Small businesses who want to claim insurance for the disruption caused by the coronavirus should feel empowered by a landmark court ruling, a leading Shropshire solicitor has said.
Jessica McSorley said last week’s verdict in the Supreme Court against six major insurers means pubs, restaurants, hairdressers and other businesses that were forced to close in the lockdown can receive a pay out if they are insured for business interruption and have clauses on disease and prevention of access.
The verdict in the test case, which was brought by the Financial Conduct Authority, has removed the need for policyholders to wrangle over the interpretation of their individual polices with their insurers – a situation that had left many people out of pocket with insurers refusing to pay out.
Miss McSorley, from law firm mfg Solicitors said: “This ruling could be a lifeline to many thousands of small businesses who have struggled or lost money during the Covid-19 pandemic.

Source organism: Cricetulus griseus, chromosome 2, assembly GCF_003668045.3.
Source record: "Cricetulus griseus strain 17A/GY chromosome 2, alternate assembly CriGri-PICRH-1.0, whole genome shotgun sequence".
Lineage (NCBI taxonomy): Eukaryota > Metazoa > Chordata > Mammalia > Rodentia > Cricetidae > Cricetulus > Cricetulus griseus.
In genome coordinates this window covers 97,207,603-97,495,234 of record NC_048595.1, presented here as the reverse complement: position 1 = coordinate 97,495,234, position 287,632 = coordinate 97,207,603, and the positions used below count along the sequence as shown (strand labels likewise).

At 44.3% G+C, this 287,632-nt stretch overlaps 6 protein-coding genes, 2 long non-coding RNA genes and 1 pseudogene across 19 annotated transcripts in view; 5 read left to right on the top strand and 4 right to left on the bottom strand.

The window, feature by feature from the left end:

“If there is a disease clause in the policy for business interruption insurance, the policyholder only has to demonstrate that there was one confirmed case of coronavirus within whatever radius is specified in the policy. And if there is a prevention of access clause, that means it may be possible to claim for losses due to lockdown restrictions.
“Making a claim is still going to require careful checking of the wording of a policy against the Supreme Court ruling – and that means policyholders may need to seek advice as to where they now stand – but this will have a massive impact and creates huge opportunity.”
Miss McSorley said policyholders should get in touch with their insurers if they wished to make a claim, while those who had already done so should be contacted in due course.
The insurers involved in the court case are Arch, Argenta, Hiscox, MS Amlin, Royal and Sun Alliance and QBE, but the verdict will have a bearing on the wider insurance market.